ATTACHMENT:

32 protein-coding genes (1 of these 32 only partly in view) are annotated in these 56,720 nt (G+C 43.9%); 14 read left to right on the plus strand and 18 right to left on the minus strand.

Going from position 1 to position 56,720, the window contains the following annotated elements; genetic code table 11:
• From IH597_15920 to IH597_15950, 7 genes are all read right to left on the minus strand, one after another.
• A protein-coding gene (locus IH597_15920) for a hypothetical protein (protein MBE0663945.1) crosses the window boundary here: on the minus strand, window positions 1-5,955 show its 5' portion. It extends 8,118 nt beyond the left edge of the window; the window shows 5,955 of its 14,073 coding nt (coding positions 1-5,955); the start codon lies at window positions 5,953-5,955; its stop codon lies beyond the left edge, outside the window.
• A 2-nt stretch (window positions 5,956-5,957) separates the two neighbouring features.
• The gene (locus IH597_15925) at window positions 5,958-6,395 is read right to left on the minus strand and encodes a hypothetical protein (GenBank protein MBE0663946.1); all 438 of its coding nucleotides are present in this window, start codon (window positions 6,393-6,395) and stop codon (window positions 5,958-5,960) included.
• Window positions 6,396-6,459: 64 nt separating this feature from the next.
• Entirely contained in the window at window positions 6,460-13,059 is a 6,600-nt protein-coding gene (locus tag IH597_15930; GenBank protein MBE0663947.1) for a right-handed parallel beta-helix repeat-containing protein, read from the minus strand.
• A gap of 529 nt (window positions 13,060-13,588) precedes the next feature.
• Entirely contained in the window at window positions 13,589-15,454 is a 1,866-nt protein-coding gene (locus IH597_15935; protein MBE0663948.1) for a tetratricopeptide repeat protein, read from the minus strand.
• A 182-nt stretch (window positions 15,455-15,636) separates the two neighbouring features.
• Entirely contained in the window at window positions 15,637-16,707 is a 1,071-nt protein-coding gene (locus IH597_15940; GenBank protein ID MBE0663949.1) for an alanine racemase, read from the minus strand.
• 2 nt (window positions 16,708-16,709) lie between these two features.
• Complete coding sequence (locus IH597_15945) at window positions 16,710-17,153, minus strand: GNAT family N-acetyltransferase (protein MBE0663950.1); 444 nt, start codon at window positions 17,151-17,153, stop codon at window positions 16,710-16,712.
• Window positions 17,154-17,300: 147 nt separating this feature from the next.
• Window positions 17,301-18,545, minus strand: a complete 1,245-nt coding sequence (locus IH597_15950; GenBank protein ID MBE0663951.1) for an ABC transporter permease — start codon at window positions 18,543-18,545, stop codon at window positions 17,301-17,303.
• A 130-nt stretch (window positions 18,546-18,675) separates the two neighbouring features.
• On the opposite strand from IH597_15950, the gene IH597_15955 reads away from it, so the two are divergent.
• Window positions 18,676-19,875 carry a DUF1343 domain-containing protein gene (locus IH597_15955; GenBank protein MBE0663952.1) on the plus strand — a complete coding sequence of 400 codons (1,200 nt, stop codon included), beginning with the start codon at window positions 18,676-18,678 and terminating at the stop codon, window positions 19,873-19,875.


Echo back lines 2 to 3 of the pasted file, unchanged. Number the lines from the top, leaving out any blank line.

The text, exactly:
Going from position 1 to position 56,720, the window contains the following annotated elements; genetic code table 11:
• From IH597_15920 to IH597_15950, 7 genes are all read right to left on the minus strand, one after another.